ServiceImpl does not exist, we are creating everything from the scratch.


I am assuming your services/business methods are exposed thru BusinessDelegate to outside world.


There is no Business Delegate involved.
 
Ken Loh
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What is the rationale behind your architect's recommendation ? Since he's making a recommendation, he must have one.
 
Sujatha Kumar
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My Architect wants to seperate the business methods from the container callback methods.

I was recommending to provide wrapper methods in Session Beans for the
Business Methods.
 
Roger Chung-Wee
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I do not understand what your architect is thinking about. The container callbacks are clearly derived from the EJBHome and SessionBean interfaces which you must write, and your stateless session bean must implement the five callbacks. Your business methods are, of course, defined in your component interface and implemented in the bean. You can certainly place the actual business logic in a ServiceImpl POJO, in which case the session bean will invoke the methods of the POJO.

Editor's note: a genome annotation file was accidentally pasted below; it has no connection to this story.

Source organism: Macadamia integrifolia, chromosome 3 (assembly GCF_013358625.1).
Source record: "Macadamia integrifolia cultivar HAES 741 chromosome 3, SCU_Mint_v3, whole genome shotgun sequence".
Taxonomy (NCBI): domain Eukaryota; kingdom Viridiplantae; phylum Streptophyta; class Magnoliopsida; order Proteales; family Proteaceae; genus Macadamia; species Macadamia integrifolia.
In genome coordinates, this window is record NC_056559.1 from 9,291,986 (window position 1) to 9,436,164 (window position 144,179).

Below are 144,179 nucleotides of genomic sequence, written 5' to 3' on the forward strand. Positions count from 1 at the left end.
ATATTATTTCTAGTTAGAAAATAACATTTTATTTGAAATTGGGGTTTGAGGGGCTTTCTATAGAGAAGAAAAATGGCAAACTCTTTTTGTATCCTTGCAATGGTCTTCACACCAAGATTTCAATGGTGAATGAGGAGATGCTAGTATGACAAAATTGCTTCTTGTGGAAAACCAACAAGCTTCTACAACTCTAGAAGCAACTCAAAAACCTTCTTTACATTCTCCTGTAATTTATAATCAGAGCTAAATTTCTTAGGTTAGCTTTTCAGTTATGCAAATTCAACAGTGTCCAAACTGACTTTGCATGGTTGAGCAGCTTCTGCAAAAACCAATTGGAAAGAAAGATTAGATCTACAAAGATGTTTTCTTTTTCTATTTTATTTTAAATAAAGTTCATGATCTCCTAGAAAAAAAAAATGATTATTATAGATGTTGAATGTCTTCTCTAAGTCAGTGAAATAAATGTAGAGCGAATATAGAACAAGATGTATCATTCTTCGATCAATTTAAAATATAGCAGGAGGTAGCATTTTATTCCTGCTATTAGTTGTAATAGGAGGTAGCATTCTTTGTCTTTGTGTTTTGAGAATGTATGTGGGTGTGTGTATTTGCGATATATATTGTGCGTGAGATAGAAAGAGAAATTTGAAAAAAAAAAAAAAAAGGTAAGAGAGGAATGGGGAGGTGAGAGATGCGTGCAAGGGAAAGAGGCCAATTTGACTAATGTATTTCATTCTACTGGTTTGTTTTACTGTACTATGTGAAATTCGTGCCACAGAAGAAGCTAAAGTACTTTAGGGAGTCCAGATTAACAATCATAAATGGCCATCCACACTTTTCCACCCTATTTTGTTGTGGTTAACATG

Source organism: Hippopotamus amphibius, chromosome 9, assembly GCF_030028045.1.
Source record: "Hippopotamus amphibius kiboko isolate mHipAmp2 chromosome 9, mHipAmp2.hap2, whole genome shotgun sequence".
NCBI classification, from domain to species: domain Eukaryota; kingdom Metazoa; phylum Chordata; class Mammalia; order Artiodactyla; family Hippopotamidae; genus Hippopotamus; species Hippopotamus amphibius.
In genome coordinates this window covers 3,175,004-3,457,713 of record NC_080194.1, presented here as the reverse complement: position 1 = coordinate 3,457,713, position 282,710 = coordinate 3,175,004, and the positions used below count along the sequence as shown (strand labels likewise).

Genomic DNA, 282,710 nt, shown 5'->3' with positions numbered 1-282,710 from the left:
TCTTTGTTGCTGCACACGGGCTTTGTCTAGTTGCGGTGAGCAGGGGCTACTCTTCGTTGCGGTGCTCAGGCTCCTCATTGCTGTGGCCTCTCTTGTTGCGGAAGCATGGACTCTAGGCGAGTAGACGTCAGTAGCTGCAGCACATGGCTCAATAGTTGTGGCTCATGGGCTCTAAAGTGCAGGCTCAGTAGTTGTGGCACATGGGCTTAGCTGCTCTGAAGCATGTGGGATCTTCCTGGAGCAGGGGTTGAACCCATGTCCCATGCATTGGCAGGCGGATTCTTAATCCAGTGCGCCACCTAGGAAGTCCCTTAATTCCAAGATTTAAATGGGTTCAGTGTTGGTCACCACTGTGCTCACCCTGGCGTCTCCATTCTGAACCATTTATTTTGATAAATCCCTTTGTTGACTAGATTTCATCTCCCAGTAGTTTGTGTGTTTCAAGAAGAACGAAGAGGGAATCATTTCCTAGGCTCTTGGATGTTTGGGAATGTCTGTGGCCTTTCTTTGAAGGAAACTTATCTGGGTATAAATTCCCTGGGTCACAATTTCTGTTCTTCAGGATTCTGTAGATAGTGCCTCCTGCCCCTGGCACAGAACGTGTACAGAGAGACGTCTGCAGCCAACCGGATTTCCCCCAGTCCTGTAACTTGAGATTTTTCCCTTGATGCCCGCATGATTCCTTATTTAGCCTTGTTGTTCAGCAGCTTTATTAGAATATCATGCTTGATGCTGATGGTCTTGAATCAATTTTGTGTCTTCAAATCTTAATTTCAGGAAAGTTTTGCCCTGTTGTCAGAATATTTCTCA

Jeremy Hsu
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Yeah, I think all people who suggested the wrapper approach is better (have your session bean call ServiceImpl POJO). You have to remember one powerful thing that you can do with session bean is making it a remote object by using remote interface and remote home. If you do that, you have to make sure all the SessionBean methods are coarse grained. It is very likely the ServiceImpl is fine grained, and this will suffer from network latency if try to do any remote ejb access. Therefore, explain to your architect that if you have the SessionBean directly extends the ServiceImpl, you better not make this SessionBean a remote.
 
Rahul Devgan